We Are Your Friends
Friends shouldn’t let friends pay money to see We Are Your Friends.
Brian De Palma's "Obsession" is an overwrought melodrama, and that's what I like best about it. There's no doing this sort of thing halfway, and De Palma knows it: We get gloomy vistas down wet Italian streets, and characters running toward each other in slow motion, and low-angle shots of tombs, and romantic music breaking suddenly into discordant warnings, and -- best of all -- a surprise ending which manages at the same time to be totally implausible and totally satisfying.
The movie opens in New Orleans at a party celebrating a 10th wedding anniversary: Michael and Elizabeth Courtland are still deeply in love, so right away we know they're in trouble. A butler moves through the room with drinks on a tray, and as he walks toward the camera his jacket hitches up and we get a huge close-up of a gun tucked into his belt. There's ominous music on the soundtrack and no wonder -- Michael's wife and daughter are about to be kidnapped.
A ransom note demands $500,000, but Courtland allows himself to be talked into a harebrained scheme by the police. They spike the money with a little radio transmitter and follow the signals back to the house where the kidnappers are holed up. There's a confused escape, the police chase the getaway car, it crashes into a gasoline truck and in the resulting explosion, the wife and daughter are killed. At least that's what Michael Courtland believes for 18 long years, during which he erects an enormous monument in an otherwise empty cemetery.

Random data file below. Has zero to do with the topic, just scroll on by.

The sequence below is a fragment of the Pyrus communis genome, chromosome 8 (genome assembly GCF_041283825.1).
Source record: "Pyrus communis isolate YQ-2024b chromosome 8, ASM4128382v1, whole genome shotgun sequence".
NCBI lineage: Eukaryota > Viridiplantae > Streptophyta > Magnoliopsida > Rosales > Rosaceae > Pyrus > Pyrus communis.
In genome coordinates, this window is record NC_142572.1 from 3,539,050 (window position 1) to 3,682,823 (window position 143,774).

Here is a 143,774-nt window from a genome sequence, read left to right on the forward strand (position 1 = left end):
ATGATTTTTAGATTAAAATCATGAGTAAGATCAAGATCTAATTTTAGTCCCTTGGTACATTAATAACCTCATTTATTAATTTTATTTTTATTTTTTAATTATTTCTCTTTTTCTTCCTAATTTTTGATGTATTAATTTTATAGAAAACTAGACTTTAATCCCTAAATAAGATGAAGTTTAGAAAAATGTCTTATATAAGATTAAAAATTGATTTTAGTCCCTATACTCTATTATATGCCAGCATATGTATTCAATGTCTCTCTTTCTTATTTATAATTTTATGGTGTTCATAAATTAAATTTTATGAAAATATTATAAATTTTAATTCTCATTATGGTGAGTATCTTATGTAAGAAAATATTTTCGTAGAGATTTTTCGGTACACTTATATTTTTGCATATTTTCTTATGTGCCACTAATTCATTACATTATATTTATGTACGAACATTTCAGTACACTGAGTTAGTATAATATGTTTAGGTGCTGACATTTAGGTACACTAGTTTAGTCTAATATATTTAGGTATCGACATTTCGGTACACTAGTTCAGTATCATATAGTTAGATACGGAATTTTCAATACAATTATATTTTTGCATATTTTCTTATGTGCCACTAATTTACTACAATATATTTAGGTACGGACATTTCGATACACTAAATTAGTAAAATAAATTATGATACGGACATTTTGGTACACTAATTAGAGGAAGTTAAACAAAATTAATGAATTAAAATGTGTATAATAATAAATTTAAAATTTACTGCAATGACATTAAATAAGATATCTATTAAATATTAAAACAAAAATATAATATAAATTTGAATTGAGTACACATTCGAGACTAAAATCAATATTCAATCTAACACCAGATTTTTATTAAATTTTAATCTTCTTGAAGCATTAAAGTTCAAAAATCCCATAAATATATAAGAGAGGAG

But then, during a business trip to Italy, he visits the church in Florence where he first met his wife. And there on a scaffold, mixing some paint and helping with a restoration project, is his wife! She looks exactly the same as she did 18 years ago. There is a courtship, a romance, plans for marriage and a return to New Orleans. And then Paul Schrader's screenplay starts a series of incredible double-reverses and shocking revelations, which of course it wouldn't be fair for me to reveal.
The ending, as I've suggested, is totally implausible -- we can think of at least a dozen questions in the last five minutes alone -- but who cares? De Palma and Schrader, and Bernard Herrmann with his beautifully overdone music, and Cliff Robertson and Genevieve Bujold with their mutual obsession, are all playing this material as broadly as possible. This is a 1940s melodrama out of the CBS Radio Mystery Theater by way of a gothic novel. If you want realism, go to another movie.
Material like this needs a certain tone, and De Palma finds it. He starts with two of the most romantically decadent cities on earth (New Orleans and Florence - although Venice would have been better), and then he lets his sound track drip with portentous music and his characters roam through deserted and vaguely menacing locations. The photography, by Vilmos Zsigmond, is darkly, richly sinister: as two men sit talking in a Florentine cafe, the camera changes focus as it sweeps from one to the other so that we're forced to look beyond them into a square and wonder who we'll see there.
Robertson's first visit to the church, in which the camera's deep focus makes him seem to climb those stairs forever, is another nicely disturbing visual moment. And, in a movie that owes a lot to the Hitchcock style, there are a few well-chosen exact quotations from the Master (as when Genevieve Bujold tells the housekeeper: "There's a door upstairs that's locked. Where is the key?" And then . . . well, You know how these things develop.)
The movie's been criticized as implausible and unsubtle, but that's exactly missing the point. Of course the ending is out of a lurid novel, and of course the music edges toward hysteria, and of course Robertson goes from mad to worse (wouldn't you, if you saw a ghost?). I don't just like movies like this; I relish them. Sometimes overwrought excess can be its own reward. If "Obsession" had been even a little more subtle, had made even a little more sense on some boring logical plane, it wouldn't have worked at all.
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